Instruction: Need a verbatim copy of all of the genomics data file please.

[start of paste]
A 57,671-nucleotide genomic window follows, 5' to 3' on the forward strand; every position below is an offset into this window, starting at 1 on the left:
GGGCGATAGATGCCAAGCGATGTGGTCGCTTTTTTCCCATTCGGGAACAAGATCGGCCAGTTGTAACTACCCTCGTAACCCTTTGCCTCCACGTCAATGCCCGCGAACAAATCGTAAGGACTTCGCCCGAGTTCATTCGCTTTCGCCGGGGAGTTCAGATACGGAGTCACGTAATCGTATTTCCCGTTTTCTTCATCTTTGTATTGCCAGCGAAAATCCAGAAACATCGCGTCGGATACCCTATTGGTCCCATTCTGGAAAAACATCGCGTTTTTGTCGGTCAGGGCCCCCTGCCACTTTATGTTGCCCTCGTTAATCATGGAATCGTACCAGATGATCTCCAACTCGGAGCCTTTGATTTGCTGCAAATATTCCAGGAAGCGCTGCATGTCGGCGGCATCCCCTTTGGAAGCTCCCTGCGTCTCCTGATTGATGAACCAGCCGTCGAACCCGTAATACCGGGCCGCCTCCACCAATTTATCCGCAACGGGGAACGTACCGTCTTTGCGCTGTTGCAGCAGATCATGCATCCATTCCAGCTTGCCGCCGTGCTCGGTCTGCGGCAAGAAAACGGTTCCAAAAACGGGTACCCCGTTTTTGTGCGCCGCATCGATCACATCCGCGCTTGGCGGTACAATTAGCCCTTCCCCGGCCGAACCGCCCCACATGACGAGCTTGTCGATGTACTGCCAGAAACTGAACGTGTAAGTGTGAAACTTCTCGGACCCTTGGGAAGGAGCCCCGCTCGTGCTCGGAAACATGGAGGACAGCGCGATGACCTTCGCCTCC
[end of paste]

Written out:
A 57,671-nucleotide genomic window follows, 5' to 3' on the forward strand; every position below is an offset into this window, starting at 1 on the left:
GGGCGATAGATGCCAAGCGATGTGGTCGCTTTTTTCCCATTCGGGAACAAGATCGGCCAGTTGTAACTACCCTCGTAACCCTTTGCCTCCACGTCAATGCCCGCGAACAAATCGTAAGGACTTCGCCCGAGTTCATTCGCTTTCGCCGGGGAGTTCAGATACGGAGTCACGTAATCGTATTTCCCGTTTTCTTCATCTTTGTATTGCCAGCGAAAATCCAGAAACATCGCGTCGGATACCCTATTGGTCCCATTCTGGAAAAACATCGCGTTTTTGTCGGTCAGGGCCCCCTGCCACTTTATGTTGCCCTCGTTAATCATGGAATCGTACCAGATGATCTCCAACTCGGAGCCTTTGATTTGCTGCAAATATTCCAGGAAGCGCTGCATGTCGGCGGCATCCCCTTTGGAAGCTCCCTGCGTCTCCTGATTGATGAACCAGCCGTCGAACCCGTAATACCGGGCCGCCTCCACCAATTTATCCGCAACGGGGAACGTACCGTCTTTGCGCTGTTGCAGCAGATCATGCATCCATTCCAGCTTGCCGCCGTGCTCGGTCTGCGGCAAGAAAACGGTTCCAAAAACGGGTACCCCGTTTTTGTGCGCCGCATCGATCACATCCGCGCTTGGCGGTACAATTAGCCCTTCCCCGGCCGAACCGCCCCACATGACGAGCTTGTCGATGTACTGCCAGAAACTGAACGTGTAAGTGTGAAACTTCTCGGACCCTTGGGAAGGAGCCCCGCTCGTGCTCGGAAACATGGAGGACAGCGCGATGACCTTCGCCTCC